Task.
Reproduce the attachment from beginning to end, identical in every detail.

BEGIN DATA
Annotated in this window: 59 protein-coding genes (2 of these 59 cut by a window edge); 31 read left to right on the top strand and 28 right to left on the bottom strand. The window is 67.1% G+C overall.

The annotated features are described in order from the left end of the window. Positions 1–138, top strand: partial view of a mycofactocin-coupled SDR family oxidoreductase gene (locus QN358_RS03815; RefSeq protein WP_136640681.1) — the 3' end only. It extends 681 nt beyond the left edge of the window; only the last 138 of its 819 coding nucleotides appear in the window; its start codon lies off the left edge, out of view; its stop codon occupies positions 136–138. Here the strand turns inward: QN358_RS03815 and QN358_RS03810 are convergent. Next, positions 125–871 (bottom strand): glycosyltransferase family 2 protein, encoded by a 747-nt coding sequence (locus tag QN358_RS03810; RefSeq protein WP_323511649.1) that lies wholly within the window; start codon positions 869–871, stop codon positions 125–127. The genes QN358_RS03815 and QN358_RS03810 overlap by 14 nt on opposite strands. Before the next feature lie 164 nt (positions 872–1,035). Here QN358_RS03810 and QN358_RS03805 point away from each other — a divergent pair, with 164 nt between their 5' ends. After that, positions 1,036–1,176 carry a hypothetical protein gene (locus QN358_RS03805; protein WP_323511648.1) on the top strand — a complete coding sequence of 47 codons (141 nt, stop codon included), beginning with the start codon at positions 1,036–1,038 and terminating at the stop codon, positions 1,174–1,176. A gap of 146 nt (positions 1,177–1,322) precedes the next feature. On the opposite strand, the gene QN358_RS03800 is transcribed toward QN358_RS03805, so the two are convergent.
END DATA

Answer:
Annotated in this window: 59 protein-coding genes (2 of these 59 cut by a window edge); 31 read left to right on the top strand and 28 right to left on the bottom strand. The window is 67.1% G+C overall.

The annotated features are described in order from the left end of the window. Positions 1–138, top strand: partial view of a mycofactocin-coupled SDR family oxidoreductase gene (locus QN358_RS03815; RefSeq protein WP_136640681.1) — the 3' end only. It extends 681 nt beyond the left edge of the window; only the last 138 of its 819 coding nucleotides appear in the window; its start codon lies off the left edge, out of view; its stop codon occupies positions 136–138. Here the strand turns inward: QN358_RS03815 and QN358_RS03810 are convergent. Next, positions 125–871 (bottom strand): glycosyltransferase family 2 protein, encoded by a 747-nt coding sequence (locus tag QN358_RS03810; RefSeq protein WP_323511649.1) that lies wholly within the window; start codon positions 869–871, stop codon positions 125–127. The genes QN358_RS03815 and QN358_RS03810 overlap by 14 nt on opposite strands. Before the next feature lie 164 nt (positions 872–1,035). Here QN358_RS03810 and QN358_RS03805 point away from each other — a divergent pair, with 164 nt between their 5' ends. After that, positions 1,036–1,176 carry a hypothetical protein gene (locus QN358_RS03805; protein WP_323511648.1) on the top strand — a complete coding sequence of 47 codons (141 nt, stop codon included), beginning with the start codon at positions 1,036–1,038 and terminating at the stop codon, positions 1,174–1,176. A gap of 146 nt (positions 1,177–1,322) precedes the next feature. On the opposite strand, the gene QN358_RS03800 is transcribed toward QN358_RS03805, so the two are convergent.